To Frank, their life was perfect—they were a young couple with a second chance, embarking on the American Dream. He had a new, prestigious job with a fancy office, a new house in a nice neighborhood, and the child he'd always hoped for on the way. Last night, they'd spent their first night in their new house. To him they were at the start of something new and exciting—and from the outside looking in, it truly did seem perfect. No one saw her inner turmoil and even if she tried to share it, she couldn't imagine that anyone would believe her, much less find her story sympathetic. So, she kept it in and put on a smile, maintaining the carefully constructed facade.

But today, she couldn't manage it. She'd been quiet throughout breakfast, unable to even listen as Frank prattled on about his new colleagues and the summer course he'd picked up—and when he'd finally said her name, presumably after posing a question, she'd only nodded, offering a tight and nearly pained smile before casting her eyes back down to her untouched plate.

And then, for whatever reason, he mentioned France.

She'd looked up suddenly, staring at him as if he'd said something offensive as she thought of the abandoned grave of her daughter—unvisited and all but forgotten. Her throat tightened as she pictured the stone sunken into the earth, the grass grown up around it, and her name faded with time.

"Have I said something wrong?"

Frank blinked at her, truly confused, and when he reached for her hand, she pulled it back. She tried to smile, making an off handed remark about pregnancy hormones—a flimsy excuse that her husband easily bought.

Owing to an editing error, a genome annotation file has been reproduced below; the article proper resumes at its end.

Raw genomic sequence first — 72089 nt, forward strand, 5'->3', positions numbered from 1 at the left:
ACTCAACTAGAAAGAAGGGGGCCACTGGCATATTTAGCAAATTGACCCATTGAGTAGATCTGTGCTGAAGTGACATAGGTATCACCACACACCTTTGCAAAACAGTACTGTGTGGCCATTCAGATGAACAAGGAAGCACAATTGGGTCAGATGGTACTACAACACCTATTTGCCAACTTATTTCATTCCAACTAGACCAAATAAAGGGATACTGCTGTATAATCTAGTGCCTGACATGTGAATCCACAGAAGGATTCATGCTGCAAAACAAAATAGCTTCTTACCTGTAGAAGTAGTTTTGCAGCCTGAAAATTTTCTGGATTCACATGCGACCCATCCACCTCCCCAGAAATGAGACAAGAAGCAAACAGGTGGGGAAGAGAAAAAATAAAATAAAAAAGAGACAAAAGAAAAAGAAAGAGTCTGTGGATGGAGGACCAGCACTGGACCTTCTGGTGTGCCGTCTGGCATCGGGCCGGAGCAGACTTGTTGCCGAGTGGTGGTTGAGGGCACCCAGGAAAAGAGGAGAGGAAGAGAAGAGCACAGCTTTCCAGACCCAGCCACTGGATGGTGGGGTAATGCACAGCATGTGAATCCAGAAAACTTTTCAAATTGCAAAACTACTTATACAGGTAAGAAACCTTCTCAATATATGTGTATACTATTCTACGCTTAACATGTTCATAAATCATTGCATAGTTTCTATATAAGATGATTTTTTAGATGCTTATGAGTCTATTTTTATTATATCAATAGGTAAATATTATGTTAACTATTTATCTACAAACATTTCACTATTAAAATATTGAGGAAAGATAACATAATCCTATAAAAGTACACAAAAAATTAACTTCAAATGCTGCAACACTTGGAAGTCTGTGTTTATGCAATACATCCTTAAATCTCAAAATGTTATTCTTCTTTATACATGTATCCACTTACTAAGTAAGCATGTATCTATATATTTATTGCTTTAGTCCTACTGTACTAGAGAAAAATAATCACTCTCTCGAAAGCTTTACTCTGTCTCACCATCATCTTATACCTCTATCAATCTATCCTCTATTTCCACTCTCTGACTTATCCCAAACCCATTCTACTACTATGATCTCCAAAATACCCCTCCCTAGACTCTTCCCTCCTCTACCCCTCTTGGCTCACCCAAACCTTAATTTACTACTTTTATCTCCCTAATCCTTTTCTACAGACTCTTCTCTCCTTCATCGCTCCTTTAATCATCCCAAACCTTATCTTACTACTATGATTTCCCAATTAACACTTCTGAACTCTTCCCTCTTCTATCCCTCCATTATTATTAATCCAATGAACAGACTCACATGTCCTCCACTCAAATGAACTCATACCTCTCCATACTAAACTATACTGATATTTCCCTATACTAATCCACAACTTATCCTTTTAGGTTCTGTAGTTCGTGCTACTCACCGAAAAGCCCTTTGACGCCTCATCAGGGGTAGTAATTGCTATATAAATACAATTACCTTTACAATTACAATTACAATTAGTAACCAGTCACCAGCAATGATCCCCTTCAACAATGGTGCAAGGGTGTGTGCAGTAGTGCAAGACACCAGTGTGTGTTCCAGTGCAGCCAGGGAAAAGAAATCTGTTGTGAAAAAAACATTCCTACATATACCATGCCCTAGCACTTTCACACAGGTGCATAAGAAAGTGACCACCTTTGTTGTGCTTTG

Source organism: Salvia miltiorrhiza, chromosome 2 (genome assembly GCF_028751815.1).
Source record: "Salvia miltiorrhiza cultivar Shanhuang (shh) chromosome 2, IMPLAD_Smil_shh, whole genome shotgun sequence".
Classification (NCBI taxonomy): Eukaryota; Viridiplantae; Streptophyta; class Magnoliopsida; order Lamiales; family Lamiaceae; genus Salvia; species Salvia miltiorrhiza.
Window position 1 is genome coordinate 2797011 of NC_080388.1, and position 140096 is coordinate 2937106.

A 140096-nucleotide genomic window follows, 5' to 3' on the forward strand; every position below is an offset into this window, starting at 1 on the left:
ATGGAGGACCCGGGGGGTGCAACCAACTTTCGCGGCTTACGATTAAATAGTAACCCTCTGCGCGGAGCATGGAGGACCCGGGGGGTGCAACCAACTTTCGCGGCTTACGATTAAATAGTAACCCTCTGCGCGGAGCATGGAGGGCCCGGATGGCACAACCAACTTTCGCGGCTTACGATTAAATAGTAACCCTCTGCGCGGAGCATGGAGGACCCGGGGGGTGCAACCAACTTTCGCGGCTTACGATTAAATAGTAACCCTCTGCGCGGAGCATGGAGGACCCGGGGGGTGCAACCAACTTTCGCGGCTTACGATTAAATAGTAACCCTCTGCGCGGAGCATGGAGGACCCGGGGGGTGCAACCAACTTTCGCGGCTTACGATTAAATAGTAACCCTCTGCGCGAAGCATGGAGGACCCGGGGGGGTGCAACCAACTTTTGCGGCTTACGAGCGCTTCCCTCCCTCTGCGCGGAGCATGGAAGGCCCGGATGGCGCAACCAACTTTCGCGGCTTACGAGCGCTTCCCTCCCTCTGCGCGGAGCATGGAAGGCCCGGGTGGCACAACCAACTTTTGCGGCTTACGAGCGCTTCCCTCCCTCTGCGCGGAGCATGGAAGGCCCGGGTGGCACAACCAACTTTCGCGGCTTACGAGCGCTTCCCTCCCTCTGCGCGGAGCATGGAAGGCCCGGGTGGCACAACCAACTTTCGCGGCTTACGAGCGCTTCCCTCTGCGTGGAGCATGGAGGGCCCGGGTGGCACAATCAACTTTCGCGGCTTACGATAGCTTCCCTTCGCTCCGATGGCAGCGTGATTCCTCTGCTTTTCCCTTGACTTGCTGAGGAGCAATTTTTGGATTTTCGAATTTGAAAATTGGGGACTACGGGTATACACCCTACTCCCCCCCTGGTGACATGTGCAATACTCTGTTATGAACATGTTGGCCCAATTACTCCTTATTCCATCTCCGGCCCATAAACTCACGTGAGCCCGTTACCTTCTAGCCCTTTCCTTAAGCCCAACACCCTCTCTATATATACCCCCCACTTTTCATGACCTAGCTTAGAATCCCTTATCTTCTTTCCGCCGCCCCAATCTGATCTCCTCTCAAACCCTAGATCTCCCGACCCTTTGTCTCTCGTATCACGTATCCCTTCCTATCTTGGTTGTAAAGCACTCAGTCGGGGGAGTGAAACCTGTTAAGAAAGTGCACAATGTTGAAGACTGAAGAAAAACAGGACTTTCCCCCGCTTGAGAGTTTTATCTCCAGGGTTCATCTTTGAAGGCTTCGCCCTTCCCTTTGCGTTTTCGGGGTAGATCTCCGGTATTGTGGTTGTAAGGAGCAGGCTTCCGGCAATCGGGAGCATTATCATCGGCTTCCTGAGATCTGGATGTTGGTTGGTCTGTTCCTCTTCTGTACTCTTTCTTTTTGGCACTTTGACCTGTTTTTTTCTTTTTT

"What was that about France?" she asked, putting on a smile as she swallowed the hard lump in her throat.

Frank brightened, launching into a retelling of the story he'd just told about one of the subjects he'd stumbled upon while looking into something else.

"And you know," he said, pausing to sip his coffee. "If I'm right and this turns into something, maybe next summer the three of us could go."

"Go," she repeated slowly, "Go… to France?"

"Yes, I know you always wanted to see the Eiffel Tower, and the archives there would be—"

"No," she says sharply, her tone surprising even her. "I don't want to go to France."

Her eyes pressed closed and she drew in a breath, remembering the cobblestone streets filled with carriages and carts, markets and fine houses, and the long-gone friends and acquaintances she'd had there. She thought of the beautiful house Jamie's cousin had allowed them to stay in and the magnificent gardens and interiors of Versailles—everything dripped with beauty and charm, a thin veil over the misery that marked their time there.

"I don't want to go to France," she says again, opening her eyes and looking at Frank. "You can, if you want, but I won't go."


"No," she says, her voice cutting in and raising over his. "After everything that happened there—"

His brow furrows. "You mean the war? Because all that's cleaned up by now. It's really extraordinary how much—"

"No," she interjects again, her voice falling short as soon she has his attention. "I just… don't want to go anymore."

She looks away. She can't explain it, not now, not today.

"Claire, what aren't you telling me? What's wrong?"


"That's obviously not true."

"Frank, I can't—"

"It's him, isn't it?" Frank says, his tone turning harsher. "You're thinking of him."

She looks back, her jaw tightening and her gaze hardening. It's not lost on her that this has all been difficult for Frank—from her disappearance to truly losing her to another man to her sudden reappearance and the true, but far-fetched story she told to explain it all—none of it was easy.